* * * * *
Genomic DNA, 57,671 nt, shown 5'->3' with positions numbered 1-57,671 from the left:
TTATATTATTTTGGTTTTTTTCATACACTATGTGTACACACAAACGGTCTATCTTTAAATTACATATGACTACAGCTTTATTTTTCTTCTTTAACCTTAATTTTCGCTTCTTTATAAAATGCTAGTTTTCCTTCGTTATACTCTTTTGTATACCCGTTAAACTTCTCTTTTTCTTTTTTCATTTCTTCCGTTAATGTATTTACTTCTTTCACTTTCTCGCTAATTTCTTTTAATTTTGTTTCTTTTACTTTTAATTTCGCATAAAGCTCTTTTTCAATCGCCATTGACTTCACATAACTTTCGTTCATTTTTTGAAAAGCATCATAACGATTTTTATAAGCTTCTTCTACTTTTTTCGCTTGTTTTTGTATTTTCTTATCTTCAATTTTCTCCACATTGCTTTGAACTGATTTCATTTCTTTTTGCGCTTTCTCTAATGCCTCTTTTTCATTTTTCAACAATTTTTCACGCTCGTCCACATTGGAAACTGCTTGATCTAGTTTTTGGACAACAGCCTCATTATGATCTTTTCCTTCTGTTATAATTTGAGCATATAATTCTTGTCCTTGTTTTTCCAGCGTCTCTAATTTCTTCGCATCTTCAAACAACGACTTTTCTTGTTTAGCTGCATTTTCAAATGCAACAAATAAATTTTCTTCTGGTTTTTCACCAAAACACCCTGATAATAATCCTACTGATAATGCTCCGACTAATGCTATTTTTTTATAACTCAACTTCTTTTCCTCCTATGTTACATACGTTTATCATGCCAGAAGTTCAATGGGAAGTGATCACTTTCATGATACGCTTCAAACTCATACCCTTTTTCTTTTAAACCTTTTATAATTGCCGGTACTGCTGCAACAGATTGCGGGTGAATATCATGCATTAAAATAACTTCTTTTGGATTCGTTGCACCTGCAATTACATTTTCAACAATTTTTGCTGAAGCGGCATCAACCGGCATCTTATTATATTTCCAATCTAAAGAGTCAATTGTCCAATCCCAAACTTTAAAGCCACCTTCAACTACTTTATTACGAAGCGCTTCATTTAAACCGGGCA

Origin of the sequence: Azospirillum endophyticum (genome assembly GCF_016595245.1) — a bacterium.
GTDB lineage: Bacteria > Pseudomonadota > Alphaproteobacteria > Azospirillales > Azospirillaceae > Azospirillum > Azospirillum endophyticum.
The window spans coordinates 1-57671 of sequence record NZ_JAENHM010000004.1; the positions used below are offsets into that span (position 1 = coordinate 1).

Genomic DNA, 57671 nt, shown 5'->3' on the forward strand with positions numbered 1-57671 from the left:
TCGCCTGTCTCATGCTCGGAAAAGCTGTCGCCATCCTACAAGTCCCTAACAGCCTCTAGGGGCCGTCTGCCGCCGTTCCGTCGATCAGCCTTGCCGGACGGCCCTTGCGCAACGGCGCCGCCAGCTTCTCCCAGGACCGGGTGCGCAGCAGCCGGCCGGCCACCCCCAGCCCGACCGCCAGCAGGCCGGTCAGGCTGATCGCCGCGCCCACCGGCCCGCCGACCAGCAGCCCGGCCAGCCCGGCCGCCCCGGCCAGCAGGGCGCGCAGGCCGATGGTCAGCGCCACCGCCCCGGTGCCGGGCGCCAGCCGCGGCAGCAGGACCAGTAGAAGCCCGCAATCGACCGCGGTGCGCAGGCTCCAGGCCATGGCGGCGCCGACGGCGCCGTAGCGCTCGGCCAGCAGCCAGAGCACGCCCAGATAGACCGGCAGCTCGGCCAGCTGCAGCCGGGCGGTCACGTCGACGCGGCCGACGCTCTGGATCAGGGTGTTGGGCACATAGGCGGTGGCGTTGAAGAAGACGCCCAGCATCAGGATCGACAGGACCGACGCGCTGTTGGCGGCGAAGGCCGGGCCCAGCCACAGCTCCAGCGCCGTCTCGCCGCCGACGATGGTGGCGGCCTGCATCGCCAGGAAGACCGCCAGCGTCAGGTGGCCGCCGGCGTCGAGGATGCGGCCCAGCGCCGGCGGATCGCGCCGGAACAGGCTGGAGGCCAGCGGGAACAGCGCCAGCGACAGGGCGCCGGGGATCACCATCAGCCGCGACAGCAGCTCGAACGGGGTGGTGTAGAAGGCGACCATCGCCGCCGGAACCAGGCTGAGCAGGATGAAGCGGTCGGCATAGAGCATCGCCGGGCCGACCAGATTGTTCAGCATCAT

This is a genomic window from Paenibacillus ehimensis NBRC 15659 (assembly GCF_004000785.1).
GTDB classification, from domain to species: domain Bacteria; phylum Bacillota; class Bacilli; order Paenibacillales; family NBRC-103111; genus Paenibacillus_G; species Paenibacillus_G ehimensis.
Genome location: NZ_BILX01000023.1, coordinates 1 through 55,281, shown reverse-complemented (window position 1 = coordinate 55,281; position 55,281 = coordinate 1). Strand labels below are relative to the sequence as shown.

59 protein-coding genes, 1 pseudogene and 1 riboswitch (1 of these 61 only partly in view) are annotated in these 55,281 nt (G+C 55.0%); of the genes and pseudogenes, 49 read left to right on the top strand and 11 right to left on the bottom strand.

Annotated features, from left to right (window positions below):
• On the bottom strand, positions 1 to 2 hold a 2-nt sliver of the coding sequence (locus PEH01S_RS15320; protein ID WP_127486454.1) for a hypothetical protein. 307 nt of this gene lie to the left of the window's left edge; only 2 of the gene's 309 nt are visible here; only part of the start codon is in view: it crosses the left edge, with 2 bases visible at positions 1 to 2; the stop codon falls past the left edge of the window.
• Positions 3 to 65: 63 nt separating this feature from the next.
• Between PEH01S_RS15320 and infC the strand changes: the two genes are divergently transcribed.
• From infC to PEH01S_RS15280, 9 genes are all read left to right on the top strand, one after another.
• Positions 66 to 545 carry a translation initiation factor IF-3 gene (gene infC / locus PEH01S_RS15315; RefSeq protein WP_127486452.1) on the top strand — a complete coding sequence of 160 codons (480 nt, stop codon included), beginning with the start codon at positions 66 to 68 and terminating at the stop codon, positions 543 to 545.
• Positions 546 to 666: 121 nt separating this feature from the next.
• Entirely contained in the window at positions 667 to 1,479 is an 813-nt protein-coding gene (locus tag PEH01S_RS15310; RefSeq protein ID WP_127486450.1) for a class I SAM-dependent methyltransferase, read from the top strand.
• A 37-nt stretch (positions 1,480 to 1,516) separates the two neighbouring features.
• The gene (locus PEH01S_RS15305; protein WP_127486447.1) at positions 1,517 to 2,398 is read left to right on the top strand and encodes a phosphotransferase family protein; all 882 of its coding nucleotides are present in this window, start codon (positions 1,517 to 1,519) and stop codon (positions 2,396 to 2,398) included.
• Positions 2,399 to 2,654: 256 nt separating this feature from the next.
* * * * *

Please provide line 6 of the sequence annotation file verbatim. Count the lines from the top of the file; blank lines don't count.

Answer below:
Genomic DNA, 57671 nt, shown 5'->3' on the forward strand with positions numbered 1-57671 from the left: